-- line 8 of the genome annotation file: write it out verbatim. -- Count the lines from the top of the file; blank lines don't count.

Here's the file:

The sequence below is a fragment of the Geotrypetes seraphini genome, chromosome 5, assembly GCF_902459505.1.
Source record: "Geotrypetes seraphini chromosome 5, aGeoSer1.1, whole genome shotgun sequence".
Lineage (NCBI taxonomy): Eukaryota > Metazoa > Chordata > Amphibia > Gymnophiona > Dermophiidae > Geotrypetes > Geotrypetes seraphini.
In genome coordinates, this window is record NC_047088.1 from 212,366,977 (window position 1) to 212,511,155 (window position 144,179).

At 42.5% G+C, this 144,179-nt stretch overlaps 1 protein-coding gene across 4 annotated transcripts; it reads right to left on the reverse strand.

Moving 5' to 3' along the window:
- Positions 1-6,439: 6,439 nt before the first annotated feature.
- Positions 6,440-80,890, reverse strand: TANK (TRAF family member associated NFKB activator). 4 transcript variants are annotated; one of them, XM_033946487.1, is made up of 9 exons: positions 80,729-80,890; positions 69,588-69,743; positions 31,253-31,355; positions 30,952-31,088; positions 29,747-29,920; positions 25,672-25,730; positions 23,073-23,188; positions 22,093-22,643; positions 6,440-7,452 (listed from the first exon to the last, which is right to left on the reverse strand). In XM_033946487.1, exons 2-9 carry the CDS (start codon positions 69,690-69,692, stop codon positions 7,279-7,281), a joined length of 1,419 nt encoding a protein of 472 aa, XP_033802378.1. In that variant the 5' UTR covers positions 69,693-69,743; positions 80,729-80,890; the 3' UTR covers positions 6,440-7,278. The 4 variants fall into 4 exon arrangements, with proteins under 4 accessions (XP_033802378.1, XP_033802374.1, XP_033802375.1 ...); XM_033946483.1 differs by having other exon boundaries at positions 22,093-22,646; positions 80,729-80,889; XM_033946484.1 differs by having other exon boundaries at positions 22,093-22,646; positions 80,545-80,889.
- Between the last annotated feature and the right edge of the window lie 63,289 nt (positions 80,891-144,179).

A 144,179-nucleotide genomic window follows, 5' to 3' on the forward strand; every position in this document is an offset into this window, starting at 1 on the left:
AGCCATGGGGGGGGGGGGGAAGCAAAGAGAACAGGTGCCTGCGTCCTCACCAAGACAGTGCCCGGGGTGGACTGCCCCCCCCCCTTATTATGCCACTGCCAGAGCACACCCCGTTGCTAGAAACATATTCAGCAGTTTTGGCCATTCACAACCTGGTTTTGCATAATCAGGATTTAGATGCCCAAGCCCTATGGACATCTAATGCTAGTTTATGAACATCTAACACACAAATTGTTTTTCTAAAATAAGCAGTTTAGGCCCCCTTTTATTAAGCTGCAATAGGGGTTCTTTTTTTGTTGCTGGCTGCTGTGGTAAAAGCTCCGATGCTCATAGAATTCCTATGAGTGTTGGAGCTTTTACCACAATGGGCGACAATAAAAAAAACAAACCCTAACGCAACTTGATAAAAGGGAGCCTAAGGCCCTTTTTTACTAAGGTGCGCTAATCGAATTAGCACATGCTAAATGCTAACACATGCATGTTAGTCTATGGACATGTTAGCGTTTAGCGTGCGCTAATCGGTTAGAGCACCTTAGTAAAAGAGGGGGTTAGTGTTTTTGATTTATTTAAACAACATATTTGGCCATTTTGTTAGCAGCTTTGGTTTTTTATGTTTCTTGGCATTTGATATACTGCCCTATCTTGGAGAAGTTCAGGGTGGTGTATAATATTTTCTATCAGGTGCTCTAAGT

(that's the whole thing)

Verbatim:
- Positions 6,440-80,890, reverse strand: TANK (TRAF family member associated NFKB activator). 4 transcript variants are annotated; one of them, XM_033946487.1, is made up of 9 exons: positions 80,729-80,890; positions 69,588-69,743; positions 31,253-31,355; positions 30,952-31,088; positions 29,747-29,920; positions 25,672-25,730; positions 23,073-23,188; positions 22,093-22,643; positions 6,440-7,452 (listed from the first exon to the last, which is right to left on the reverse strand). In XM_033946487.1, exons 2-9 carry the CDS (start codon positions 69,690-69,692, stop codon positions 7,279-7,281), a joined length of 1,419 nt encoding a protein of 472 aa, XP_033802378.1. In that variant the 5' UTR covers positions 69,693-69,743; positions 80,729-80,890; the 3' UTR covers positions 6,440-7,278. The 4 variants fall into 4 exon arrangements, with proteins under 4 accessions (XP_033802378.1, XP_033802374.1, XP_033802375.1 ...); XM_033946483.1 differs by having other exon boundaries at positions 22,093-22,646; positions 80,729-80,889; XM_033946484.1 differs by having other exon boundaries at positions 22,093-22,646; positions 80,545-80,889.